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Grand Rapids metropolitan area

The Grand Rapids metropolitan area is a triangular shaped Metro Triplex, in West Michigan, which fans out westward from the primary hub city of Grand Rapids, Michigan to the other two metro hubs of Muskegon and Holland. The metropolitan area has an estimated population of 1,059,113 as of 2017.[2] The region, noted in particular for its western edge abutting the Lake Michigan shoreline and its beaches, is a popular tourist and vacation destination during the summer. Noted popular metro area beach towns include Grand Haven, Holland, Muskegon, and Saugatuck.

Grand Rapids metropolitan area

Grand Rapids–Wyoming MSA
Grand Rapids–Muskegon–Holland CSA
Grand Rapids Riverfront
Grand Rapids Riverfront
Coordinates: 42°58′13″N 85°40′09″W / 42.9703°N 85.6691°W / 42.9703; -85.6691
Country United States
StateMichigan Michigan
Largest cityGrand Rapids
 • Total6,801 sq mi (17,610 km2)
 • Land2,669.5 sq mi (6,914 km2)
 • Water1,131.5 sq mi (2,931 km2)
(2017 est.)
 • Metro density396.7/sq mi (153.2/km2)
 • MSA
 • CSA
Time zoneUTC-5 (EST)
 • Summer (DST)UTC-4 (EDT)

The metropolitan area is home to many attractions. Frederik Meijer Gardens & Sculpture Park is located in the outskirts of Grand Rapids. Michigan's Adventure theme park is just north of Muskegon, and the Grand Rapids Art Museum and the DeVos Place Convention Center are both in downtown Grand Rapids. The Grand River flows through the metropolitan area and is noted for its fishing, kayaking, and canoeing.



The Grand Rapids-Wyoming Metropolitan Statistical Area, as defined by the United States Census Bureau, is an area consisting of four counties in western Michigan, anchored by the cities of Grand Rapids and Wyoming. The MSA has a population of 988,938 at the 2010 census. It comprises four counties which include Barry, Kent, Montcalm, and Ottawa.[3]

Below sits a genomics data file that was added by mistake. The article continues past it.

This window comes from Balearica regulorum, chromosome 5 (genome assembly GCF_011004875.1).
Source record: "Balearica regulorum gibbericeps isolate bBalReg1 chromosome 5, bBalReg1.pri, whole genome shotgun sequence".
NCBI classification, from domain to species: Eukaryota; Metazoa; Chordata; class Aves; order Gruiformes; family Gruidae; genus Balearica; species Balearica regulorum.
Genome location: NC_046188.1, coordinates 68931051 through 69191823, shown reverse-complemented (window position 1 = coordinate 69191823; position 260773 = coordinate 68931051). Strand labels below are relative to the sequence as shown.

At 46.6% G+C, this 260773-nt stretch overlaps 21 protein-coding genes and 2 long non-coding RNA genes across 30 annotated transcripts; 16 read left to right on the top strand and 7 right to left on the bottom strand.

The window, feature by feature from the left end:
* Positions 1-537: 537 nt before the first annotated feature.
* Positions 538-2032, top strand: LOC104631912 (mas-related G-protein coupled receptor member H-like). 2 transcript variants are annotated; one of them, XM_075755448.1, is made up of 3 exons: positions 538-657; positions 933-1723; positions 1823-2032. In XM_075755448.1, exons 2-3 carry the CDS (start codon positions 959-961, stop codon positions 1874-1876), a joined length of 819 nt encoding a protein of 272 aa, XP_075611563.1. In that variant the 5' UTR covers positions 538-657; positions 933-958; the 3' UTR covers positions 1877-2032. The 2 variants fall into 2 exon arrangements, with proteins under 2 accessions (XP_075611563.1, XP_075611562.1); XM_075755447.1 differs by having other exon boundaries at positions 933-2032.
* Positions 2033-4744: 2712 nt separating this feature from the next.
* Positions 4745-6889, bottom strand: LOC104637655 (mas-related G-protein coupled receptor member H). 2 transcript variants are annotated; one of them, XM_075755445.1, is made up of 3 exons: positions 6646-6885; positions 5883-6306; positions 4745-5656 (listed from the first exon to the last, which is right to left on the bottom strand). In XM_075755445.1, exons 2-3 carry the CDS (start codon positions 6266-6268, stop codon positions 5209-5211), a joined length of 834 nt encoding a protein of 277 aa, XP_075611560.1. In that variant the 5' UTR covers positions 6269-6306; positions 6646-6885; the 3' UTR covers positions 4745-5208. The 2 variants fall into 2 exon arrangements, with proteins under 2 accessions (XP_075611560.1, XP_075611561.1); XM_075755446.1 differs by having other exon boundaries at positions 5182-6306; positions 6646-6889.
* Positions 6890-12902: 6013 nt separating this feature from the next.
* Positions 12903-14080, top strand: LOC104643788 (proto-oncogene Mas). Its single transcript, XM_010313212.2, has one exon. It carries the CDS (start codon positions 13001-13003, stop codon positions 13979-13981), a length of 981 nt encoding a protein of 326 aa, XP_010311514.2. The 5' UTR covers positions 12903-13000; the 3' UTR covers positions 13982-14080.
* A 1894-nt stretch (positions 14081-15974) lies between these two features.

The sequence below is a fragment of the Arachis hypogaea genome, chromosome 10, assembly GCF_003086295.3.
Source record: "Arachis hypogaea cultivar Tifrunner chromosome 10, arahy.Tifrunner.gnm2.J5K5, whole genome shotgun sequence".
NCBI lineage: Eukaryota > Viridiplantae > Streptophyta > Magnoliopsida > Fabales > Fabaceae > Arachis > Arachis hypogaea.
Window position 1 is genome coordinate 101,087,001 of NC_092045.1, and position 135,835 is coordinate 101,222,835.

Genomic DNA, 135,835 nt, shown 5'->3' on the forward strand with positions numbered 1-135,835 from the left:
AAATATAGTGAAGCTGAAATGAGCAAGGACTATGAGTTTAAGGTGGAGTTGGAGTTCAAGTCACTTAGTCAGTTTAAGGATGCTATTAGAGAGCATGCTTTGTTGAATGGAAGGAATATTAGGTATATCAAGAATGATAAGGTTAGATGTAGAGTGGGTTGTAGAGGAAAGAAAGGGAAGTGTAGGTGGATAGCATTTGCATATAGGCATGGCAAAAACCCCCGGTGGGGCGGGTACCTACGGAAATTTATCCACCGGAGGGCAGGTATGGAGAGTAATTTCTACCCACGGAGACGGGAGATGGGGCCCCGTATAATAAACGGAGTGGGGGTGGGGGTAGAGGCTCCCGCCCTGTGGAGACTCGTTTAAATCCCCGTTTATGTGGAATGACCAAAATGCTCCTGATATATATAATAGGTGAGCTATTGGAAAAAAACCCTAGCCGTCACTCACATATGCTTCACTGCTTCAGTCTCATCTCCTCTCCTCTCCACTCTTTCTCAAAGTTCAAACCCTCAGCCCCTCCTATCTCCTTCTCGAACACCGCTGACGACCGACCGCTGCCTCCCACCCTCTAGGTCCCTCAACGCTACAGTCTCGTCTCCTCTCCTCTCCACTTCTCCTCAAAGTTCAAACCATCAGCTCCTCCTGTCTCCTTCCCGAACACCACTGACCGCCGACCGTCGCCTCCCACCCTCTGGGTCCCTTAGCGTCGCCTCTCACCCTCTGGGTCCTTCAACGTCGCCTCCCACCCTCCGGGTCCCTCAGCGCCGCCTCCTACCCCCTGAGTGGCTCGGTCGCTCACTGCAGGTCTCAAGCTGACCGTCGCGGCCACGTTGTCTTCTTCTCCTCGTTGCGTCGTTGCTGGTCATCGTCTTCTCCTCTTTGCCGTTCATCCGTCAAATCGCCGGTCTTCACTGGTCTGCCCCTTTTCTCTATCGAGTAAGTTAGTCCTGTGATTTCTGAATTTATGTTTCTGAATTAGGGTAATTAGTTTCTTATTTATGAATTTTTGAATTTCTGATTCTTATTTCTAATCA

The Grand Rapids – Muskegon – Holland Combined Statistical Area is the 2nd largest CSA in the U.S. state of Michigan (behind Metro Detroit). The CSA had a population of 1,379,237 at the 2010 census. The primary cultural and financial centers of the region are Grand Rapids, Muskegon and Holland. It includes the four counties in the Grand Rapids-Wyoming Metropolitan Statistical Area plus one metropolitan area, adding Muskegon-Norton Shores in Muskegon County, and three micropolitan areas of Holland in Allegan County, Ionia in Ionia County and Big Rapids in Mecosta County for a total of eight counties. The Grand Rapids metropolitan area is part of the Great Lakes Megalopolis containing an estimated 54 million people.


Places with more than 50,000 inhabitantsEdit

Places with 20,000 to 50,000 inhabitantsEdit

Places with 10,000 to 20,000 inhabitantsEdit

Places with 5,000 to 10,000 inhabitantsEdit

Places with 2,500 to 5,000 inhabitantsEdit

Places with fewer than 2,500 inhabitantsEdit

Unincorporated placesEdit


2010 CensusEdit

As of the census of 2010, there were 774,160 people, 290,340 households, and 197,867 families residing within the MSA. The racial makeup of the MSA was 83.1% White, 8.1% African American, 0.5% Native American, 1.9% Asian, 0.03% Pacific Islander, 3.8% from other races, and 2.7% from two or more races. Hispanic or Latino of any race were 8.4% of the population.

2000 CensusEdit

As of the census[4] of 2000, there were 740,482 people, 272,130 households, and 188,192 families residing within the MSA. The racial makeup of the MSA was 85.71% White, 7.40% African American, 0.53% Native American, 1.51% Asian, 0.05% Pacific Islander, 2.82% from other races, and 1.99% from two or more races. Hispanic or Latino of any race were 6.02% of the population.

The median income for a household in the MSA was $43,251, and the median income for a family was $49,715. Males had a median income of $37,853 versus $25,483 for females. The per capita income for the MSA was $19,173.



Companies in the Grand Rapids metropolitan areaEdit

Culture and tourismEdit

See alsoEdit


  1. ^ "National Core Based Statistical Areas Gazetteer File". U.S. Census Bureau. United States Census Bureau. Retrieved 3 January 2018.
  2. ^ "Annual Estimates of the Resident Population: April 1, 2010 to July 1, 2016 - United States -- Metropolitan and Micropolitan Statistical Area; and for Puerto Rico". American FactFidner. United States Census Bureau. Retrieved 3 January 2018.
  3. ^ "Metropolitan, Micropolitan, and Combined Statistical Areas for Michigan". Retrieved 30 January 2014.
  4. ^ "American FactFinder". United States Census Bureau. Archived from the original on 2013-09-11. Retrieved 2008-01-31.